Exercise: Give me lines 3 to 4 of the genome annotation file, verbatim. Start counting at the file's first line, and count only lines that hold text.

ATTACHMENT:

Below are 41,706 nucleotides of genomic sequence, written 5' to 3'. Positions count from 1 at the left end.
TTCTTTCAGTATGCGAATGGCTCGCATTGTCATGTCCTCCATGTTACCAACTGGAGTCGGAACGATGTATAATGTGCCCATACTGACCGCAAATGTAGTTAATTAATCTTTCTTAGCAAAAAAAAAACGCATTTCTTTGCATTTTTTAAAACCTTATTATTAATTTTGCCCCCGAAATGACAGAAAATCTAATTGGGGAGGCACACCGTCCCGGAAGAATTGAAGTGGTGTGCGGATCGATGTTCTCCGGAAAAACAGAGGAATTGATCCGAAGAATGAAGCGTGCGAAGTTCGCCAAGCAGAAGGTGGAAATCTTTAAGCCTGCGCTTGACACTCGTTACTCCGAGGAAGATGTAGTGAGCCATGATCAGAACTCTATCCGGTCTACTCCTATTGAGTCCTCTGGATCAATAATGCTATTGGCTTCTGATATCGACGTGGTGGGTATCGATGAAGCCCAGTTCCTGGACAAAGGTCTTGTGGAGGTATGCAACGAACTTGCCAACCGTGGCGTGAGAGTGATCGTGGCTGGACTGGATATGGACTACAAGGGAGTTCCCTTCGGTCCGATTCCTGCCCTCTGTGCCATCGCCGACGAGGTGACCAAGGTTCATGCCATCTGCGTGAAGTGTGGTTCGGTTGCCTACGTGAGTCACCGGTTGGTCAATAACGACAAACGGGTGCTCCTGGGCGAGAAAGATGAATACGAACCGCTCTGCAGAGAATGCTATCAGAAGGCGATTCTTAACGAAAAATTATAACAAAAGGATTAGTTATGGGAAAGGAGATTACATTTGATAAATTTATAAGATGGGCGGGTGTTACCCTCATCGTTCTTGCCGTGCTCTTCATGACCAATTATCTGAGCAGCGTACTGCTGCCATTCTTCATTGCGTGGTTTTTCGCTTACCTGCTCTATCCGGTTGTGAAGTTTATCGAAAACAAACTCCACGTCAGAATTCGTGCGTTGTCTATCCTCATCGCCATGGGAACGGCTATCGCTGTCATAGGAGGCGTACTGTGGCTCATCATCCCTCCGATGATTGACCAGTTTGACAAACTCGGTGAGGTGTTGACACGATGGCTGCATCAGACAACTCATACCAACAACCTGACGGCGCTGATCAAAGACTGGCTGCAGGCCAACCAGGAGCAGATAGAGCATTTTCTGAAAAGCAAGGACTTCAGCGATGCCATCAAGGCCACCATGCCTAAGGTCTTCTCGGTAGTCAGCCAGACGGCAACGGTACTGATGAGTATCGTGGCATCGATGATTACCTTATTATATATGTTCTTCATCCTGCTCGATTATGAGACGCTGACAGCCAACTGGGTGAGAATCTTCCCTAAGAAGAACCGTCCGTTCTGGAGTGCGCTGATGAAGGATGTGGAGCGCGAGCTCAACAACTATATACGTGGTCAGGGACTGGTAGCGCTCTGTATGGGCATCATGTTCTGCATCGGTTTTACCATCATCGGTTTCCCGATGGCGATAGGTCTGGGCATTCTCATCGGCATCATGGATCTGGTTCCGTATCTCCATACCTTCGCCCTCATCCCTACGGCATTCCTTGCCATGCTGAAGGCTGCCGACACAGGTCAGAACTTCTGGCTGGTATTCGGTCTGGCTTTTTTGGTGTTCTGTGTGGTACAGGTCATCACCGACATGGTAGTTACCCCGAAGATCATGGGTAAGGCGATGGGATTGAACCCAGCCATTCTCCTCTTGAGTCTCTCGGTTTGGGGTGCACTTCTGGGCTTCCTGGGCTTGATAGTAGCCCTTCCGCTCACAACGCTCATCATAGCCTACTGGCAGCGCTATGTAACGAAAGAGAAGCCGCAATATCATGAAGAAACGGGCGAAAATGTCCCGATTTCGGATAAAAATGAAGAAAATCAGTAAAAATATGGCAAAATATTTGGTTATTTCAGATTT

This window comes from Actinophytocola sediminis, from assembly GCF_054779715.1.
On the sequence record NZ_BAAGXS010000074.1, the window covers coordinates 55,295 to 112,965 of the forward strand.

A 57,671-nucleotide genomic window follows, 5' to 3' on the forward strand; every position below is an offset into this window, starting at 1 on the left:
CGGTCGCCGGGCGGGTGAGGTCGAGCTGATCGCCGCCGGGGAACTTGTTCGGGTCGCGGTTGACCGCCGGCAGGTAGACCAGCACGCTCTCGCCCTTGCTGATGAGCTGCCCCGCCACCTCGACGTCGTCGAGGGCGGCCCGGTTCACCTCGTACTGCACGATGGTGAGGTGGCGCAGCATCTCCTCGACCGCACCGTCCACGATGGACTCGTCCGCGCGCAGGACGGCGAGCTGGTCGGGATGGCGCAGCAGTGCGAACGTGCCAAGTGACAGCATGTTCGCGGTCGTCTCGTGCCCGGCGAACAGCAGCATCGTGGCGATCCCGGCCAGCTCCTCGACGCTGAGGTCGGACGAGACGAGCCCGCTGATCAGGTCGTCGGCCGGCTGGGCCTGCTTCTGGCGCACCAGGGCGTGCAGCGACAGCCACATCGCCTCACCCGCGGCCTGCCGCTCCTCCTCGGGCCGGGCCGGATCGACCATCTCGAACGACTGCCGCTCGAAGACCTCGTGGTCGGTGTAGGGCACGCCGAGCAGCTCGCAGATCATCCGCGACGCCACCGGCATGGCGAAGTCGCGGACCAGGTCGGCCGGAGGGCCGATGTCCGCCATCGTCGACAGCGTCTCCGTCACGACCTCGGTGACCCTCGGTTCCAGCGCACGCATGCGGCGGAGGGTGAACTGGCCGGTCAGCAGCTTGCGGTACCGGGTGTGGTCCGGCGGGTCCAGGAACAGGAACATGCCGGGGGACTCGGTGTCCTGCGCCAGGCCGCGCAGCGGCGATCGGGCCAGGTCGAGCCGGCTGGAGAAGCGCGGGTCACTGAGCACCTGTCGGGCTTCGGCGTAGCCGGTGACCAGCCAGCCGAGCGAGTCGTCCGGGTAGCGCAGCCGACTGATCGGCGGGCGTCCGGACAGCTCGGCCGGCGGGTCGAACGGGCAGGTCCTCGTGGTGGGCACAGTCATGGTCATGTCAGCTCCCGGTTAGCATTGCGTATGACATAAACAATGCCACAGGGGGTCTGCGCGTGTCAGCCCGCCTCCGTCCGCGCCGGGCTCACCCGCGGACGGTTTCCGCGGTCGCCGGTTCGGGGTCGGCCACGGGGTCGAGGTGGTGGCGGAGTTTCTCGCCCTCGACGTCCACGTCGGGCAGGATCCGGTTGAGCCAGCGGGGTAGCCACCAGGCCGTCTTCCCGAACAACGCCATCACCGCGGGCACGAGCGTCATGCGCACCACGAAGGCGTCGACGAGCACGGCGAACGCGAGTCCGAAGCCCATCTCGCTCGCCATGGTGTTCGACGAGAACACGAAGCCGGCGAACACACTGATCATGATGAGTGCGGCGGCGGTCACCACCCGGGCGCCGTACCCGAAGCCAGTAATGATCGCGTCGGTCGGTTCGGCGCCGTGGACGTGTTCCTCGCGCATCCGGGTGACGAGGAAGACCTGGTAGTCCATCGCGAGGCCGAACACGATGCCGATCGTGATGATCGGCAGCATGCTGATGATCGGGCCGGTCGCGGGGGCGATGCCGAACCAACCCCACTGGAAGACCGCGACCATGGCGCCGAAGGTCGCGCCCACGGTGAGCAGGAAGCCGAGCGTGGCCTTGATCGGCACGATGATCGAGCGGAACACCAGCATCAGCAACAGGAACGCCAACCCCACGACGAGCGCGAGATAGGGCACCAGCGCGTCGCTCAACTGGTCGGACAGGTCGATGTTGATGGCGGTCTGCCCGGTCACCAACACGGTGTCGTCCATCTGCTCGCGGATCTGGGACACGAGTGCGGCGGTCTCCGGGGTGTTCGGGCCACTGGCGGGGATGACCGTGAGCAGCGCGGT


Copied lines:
This window comes from Actinophytocola sediminis, from assembly GCF_054779715.1.
On the sequence record NZ_BAAGXS010000074.1, the window covers coordinates 55,295 to 112,965 of the forward strand.